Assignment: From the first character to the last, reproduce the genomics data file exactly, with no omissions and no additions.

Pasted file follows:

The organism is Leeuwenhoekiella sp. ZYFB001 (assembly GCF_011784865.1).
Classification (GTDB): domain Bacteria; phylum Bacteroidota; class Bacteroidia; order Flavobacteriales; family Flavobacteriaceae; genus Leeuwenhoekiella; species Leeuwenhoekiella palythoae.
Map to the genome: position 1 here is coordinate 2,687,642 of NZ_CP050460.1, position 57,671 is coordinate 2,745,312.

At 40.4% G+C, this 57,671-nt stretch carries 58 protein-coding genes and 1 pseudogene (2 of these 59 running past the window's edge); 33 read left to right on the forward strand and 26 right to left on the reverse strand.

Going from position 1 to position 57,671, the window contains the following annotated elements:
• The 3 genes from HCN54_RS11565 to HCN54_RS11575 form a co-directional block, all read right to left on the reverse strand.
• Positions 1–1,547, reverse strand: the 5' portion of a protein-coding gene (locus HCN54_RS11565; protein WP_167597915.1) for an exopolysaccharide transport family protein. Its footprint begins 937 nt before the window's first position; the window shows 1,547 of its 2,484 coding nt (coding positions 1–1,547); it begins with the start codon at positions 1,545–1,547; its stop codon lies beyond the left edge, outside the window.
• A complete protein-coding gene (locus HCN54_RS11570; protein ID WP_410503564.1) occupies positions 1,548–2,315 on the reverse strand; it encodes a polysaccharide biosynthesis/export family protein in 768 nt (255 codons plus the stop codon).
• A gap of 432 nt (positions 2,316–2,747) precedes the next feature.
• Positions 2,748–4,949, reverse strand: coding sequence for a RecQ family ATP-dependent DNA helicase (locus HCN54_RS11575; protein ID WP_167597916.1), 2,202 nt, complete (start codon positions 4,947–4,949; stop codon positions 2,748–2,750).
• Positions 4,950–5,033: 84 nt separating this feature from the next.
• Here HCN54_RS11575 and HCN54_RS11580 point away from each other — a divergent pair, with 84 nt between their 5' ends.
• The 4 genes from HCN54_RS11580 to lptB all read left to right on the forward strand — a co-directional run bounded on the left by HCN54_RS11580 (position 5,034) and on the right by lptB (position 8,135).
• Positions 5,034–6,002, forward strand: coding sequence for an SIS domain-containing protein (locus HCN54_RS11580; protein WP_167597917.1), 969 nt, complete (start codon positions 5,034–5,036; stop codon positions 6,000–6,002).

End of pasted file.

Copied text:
The organism is Leeuwenhoekiella sp. ZYFB001 (assembly GCF_011784865.1).
Classification (GTDB): domain Bacteria; phylum Bacteroidota; class Bacteroidia; order Flavobacteriales; family Flavobacteriaceae; genus Leeuwenhoekiella; species Leeuwenhoekiella palythoae.
Map to the genome: position 1 here is coordinate 2,687,642 of NZ_CP050460.1, position 57,671 is coordinate 2,745,312.

At 40.4% G+C, this 57,671-nt stretch carries 58 protein-coding genes and 1 pseudogene (2 of these 59 running past the window's edge); 33 read left to right on the forward strand and 26 right to left on the reverse strand.

Going from position 1 to position 57,671, the window contains the following annotated elements:
• The 3 genes from HCN54_RS11565 to HCN54_RS11575 form a co-directional block, all read right to left on the reverse strand.
• Positions 1–1,547, reverse strand: the 5' portion of a protein-coding gene (locus HCN54_RS11565; protein WP_167597915.1) for an exopolysaccharide transport family protein. Its footprint begins 937 nt before the window's first position; the window shows 1,547 of its 2,484 coding nt (coding positions 1–1,547); it begins with the start codon at positions 1,545–1,547; its stop codon lies beyond the left edge, outside the window.
• A complete protein-coding gene (locus HCN54_RS11570; protein ID WP_410503564.1) occupies positions 1,548–2,315 on the reverse strand; it encodes a polysaccharide biosynthesis/export family protein in 768 nt (255 codons plus the stop codon).
• A gap of 432 nt (positions 2,316–2,747) precedes the next feature.
• Positions 2,748–4,949, reverse strand: coding sequence for a RecQ family ATP-dependent DNA helicase (locus HCN54_RS11575; protein ID WP_167597916.1), 2,202 nt, complete (start codon positions 4,947–4,949; stop codon positions 2,748–2,750).
• Positions 4,950–5,033: 84 nt separating this feature from the next.
• Here HCN54_RS11575 and HCN54_RS11580 point away from each other — a divergent pair, with 84 nt between their 5' ends.
• The 4 genes from HCN54_RS11580 to lptB all read left to right on the forward strand — a co-directional run bounded on the left by HCN54_RS11580 (position 5,034) and on the right by lptB (position 8,135).
• Positions 5,034–6,002, forward strand: coding sequence for an SIS domain-containing protein (locus HCN54_RS11580; protein WP_167597917.1), 969 nt, complete (start codon positions 5,034–5,036; stop codon positions 6,000–6,002).